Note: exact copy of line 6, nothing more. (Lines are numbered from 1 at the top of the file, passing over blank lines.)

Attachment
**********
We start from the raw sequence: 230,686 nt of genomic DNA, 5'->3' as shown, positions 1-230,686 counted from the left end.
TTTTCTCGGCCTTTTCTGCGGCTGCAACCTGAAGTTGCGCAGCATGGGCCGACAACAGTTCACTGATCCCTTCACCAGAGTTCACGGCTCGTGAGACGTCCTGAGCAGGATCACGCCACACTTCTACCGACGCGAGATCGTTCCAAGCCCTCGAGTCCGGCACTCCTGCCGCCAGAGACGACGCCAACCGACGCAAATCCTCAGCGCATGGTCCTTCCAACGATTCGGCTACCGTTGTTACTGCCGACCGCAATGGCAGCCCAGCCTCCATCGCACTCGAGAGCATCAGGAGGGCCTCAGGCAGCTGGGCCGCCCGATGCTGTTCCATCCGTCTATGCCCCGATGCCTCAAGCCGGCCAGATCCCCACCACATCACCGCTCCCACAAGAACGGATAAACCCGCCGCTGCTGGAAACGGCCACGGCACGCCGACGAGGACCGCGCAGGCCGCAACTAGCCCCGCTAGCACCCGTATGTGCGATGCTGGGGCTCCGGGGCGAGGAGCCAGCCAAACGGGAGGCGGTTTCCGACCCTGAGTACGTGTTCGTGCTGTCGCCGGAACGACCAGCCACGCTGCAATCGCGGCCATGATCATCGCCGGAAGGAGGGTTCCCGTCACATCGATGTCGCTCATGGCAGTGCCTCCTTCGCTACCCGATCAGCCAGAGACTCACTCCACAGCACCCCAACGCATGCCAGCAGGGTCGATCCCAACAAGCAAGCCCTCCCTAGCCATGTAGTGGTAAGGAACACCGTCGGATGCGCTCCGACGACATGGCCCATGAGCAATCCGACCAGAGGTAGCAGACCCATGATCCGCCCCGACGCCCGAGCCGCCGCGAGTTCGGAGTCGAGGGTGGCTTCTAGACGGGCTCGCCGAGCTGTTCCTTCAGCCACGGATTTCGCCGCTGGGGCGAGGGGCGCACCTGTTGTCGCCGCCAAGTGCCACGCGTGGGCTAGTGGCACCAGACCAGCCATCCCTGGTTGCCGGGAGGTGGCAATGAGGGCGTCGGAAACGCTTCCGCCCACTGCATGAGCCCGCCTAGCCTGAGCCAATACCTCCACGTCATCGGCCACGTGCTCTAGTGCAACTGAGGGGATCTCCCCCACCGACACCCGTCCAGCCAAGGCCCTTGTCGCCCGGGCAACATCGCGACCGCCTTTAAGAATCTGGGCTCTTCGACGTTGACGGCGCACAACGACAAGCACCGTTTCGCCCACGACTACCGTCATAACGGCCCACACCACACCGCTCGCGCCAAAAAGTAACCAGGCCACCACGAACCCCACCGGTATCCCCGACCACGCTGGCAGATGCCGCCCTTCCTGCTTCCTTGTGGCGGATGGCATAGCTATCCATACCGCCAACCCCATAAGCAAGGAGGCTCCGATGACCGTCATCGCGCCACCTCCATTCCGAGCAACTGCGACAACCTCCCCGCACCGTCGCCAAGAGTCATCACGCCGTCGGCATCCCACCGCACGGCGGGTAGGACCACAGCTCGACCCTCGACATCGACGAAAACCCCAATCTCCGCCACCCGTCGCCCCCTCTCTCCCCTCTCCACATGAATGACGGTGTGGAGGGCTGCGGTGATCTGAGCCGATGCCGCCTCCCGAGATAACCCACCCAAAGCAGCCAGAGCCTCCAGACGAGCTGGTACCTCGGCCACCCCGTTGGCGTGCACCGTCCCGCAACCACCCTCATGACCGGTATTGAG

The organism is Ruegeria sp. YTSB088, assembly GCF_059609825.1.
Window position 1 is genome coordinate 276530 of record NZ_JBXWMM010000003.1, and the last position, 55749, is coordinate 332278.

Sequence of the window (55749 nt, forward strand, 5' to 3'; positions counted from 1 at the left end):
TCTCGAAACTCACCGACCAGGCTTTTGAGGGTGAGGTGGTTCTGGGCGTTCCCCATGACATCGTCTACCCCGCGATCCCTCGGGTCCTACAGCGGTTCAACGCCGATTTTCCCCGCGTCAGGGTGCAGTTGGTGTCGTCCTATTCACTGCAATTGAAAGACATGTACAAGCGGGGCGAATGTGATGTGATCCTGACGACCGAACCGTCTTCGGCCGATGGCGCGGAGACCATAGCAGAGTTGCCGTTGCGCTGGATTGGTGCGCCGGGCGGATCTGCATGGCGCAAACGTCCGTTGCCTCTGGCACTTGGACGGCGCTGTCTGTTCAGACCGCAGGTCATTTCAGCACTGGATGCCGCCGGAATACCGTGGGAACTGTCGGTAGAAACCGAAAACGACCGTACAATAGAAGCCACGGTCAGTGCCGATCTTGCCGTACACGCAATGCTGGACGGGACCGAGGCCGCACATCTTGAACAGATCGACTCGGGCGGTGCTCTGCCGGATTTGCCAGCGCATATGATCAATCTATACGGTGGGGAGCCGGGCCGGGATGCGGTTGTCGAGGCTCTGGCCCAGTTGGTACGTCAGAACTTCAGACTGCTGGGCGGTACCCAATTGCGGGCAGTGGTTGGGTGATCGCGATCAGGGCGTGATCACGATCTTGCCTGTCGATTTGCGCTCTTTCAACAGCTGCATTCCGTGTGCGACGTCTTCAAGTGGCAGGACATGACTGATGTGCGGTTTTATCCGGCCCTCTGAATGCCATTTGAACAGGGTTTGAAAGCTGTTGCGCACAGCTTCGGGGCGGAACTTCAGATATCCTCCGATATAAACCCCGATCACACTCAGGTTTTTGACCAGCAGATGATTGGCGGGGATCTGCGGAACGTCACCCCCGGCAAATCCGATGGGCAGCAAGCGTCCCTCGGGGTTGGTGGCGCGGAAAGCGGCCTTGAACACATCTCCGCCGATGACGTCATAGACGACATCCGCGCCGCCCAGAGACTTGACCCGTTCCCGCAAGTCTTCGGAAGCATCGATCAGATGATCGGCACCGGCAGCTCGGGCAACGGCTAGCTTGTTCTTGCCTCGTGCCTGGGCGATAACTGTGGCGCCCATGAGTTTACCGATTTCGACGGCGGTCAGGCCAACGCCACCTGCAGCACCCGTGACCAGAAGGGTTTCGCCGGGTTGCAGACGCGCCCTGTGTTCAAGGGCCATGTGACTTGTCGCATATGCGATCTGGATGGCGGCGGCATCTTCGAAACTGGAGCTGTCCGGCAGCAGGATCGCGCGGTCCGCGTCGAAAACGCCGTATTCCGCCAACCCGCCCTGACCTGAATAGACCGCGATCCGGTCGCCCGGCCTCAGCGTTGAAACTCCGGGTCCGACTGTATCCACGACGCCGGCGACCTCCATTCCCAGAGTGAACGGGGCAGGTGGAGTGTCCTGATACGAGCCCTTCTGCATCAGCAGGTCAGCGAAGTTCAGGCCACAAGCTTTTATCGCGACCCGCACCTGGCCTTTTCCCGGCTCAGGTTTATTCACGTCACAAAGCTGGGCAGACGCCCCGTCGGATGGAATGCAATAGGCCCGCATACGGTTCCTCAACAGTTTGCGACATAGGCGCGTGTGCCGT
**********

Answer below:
TCTCGAAACTCACCGACCAGGCTTTTGAGGGTGAGGTGGTTCTGGGCGTTCCCCATGACATCGTCTACCCCGCGATCCCTCGGGTCCTACAGCGGTTCAACGCCGATTTTCCCCGCGTCAGGGTGCAGTTGGTGTCGTCCTATTCACTGCAATTGAAAGACATGTACAAGCGGGGCGAATGTGATGTGATCCTGACGACCGAACCGTCTTCGGCCGATGGCGCGGAGACCATAGCAGAGTTGCCGTTGCGCTGGATTGGTGCGCCGGGCGGATCTGCATGGCGCAAACGTCCGTTGCCTCTGGCACTTGGACGGCGCTGTCTGTTCAGACCGCAGGTCATTTCAGCACTGGATGCCGCCGGAATACCGTGGGAACTGTCGGTAGAAACCGAAAACGACCGTACAATAGAAGCCACGGTCAGTGCCGATCTTGCCGTACACGCAATGCTGGACGGGACCGAGGCCGCACATCTTGAACAGATCGACTCGGGCGGTGCTCTGCCGGATTTGCCAGCGCATATGATCAATCTATACGGTGGGGAGCCGGGCCGGGATGCGGTTGTCGAGGCTCTGGCCCAGTTGGTACGTCAGAACTTCAGACTGCTGGGCGGTACCCAATTGCGGGCAGTGGTTGGGTGATCGCGATCAGGGCGTGATCACGATCTTGCCTGTCGATTTGCGCTCTTTCAACAGCTGCATTCCGTGTGCGACGTCTTCAAGTGGCAGGACATGACTGATGTGCGGTTTTATCCGGCCCTCTGAATGCCATTTGAACAGGGTTTGAAAGCTGTTGCGCACAGCTTCGGGGCGGAACTTCAGATATCCTCCGATATAAACCCCGATCACACTCAGGTTTTTGACCAGCAGATGATTGGCGGGGATCTGCGGAACGTCACCCCCGGCAAATCCGATGGGCAGCAAGCGTCCCTCGGGGTTGGTGGCGCGGAAAGCGGCCTTGAACACATCTCCGCCGATGACGTCATAGACGACATCCGCGCCGCCCAGAGACTTGACCCGTTCCCGCAAGTCTTCGGAAGCATCGATCAGATGATCGGCACCGGCAGCTCGGGCAACGGCTAGCTTGTTCTTGCCTCGTGCCTGGGCGATAACTGTGGCGCCCATGAGTTTACCGATTTCGACGGCGGTCAGGCCAACGCCACCTGCAGCACCCGTGACCAGAAGGGTTTCGCCGGGTTGCAGACGCGCCCTGTGTTCAAGGGCCATGTGACTTGTCGCATATGCGATCTGGATGGCGGCGGCATCTTCGAAACTGGAGCTGTCCGGCAGCAGGATCGCGCGGTCCGCGTCGAAAACGCCGTATTCCGCCAACCCGCCCTGACCTGAATAGACCGCGATCCGGTCGCCCGGCCTCAGCGTTGAAACTCCGGGTCCGACTGTATCCACGACGCCGGCGACCTCCATTCCCAGAGTGAACGGGGCAGGTGGAGTGTCCTGATACGAGCCCTTCTGCATCAGCAGGTCAGCGAAGTTCAGGCCACAAGCTTTTATCGCGACCCGCACCTGGCCTTTTCCCGGCTCAGGTTTATTCACGTCACAAAGCTGGGCAGACGCCCCGTCGGATGGAATGCAATAGGCCCGCATACGGTTCCTCAACAGTTTGCGACATAGGCGCGTGTGCCGT